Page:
Tuesday, April 2, 2013

Louisiana Cajuns

The British didn't plunder, rape and pillage Acadia.

As a matter of fact they rarely even dropped in for tea.
Usually they just pounded on the front door and rattled

their sabres. 
They wanted one thing from the French in Acadia

- an oath of loyalty to the English monarch.

The Acadians said the best they could do was a promise
of neutrality.

The British gritted teeth under stiffened upper lips and

let it go.  Several times, in fact.

Then as luck would have it war broke out and the Brits found
200 armed Acadians in the first French fort they pulverized.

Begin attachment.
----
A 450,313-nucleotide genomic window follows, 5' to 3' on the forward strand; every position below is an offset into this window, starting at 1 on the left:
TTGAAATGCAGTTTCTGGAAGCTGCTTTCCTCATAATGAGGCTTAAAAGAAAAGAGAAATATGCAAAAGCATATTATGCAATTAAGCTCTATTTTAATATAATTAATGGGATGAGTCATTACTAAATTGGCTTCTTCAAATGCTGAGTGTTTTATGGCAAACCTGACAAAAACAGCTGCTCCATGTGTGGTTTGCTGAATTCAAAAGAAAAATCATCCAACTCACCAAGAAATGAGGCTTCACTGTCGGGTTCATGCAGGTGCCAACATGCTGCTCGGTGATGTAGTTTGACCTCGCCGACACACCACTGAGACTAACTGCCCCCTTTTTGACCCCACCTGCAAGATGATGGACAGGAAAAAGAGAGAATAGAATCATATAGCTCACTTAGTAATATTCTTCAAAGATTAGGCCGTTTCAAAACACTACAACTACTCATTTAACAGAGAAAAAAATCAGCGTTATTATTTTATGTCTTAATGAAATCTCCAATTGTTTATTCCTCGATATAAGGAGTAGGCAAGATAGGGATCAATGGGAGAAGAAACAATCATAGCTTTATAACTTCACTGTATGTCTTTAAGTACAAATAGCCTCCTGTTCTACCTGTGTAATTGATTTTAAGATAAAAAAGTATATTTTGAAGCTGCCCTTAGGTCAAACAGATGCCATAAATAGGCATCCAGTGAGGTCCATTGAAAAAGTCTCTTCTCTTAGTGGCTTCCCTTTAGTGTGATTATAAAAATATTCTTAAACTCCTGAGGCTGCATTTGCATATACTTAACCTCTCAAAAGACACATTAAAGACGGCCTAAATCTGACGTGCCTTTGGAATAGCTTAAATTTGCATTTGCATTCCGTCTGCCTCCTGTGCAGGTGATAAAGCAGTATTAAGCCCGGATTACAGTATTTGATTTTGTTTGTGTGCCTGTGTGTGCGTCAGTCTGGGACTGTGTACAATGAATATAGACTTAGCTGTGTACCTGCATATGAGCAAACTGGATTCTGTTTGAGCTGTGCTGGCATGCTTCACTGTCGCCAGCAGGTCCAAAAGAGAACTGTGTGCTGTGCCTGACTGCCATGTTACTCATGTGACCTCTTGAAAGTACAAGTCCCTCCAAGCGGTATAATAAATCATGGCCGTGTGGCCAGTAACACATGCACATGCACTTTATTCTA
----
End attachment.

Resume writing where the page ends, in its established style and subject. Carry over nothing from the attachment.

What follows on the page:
The men swore they were forced to fight and the British bought
that story the way Churchill bought "Peace in our Time" from

Neville Chamberlain in 1938.

They gave the Acadians one more chance to swear loyalty.

And once again the Acadians refused.


6,000 Acadians were forced onto ships in 1755.

By all accounts it was a dreadful scene along the beaches
as they were being moved out.

The men were often separated from their loved ones.
(Longfellow's epic poem Evangeline tells the story here.)

By the time the expulsion was over 15,000 had been
forced onto ships and away from their homes.

The original idea was to scatter them among the 13 colonies
where they would be assimilated but most ended up in Louisiana.

And before the new 'Cajuns' had shaken the dust of Acadia
off their shoes

New France was gone.

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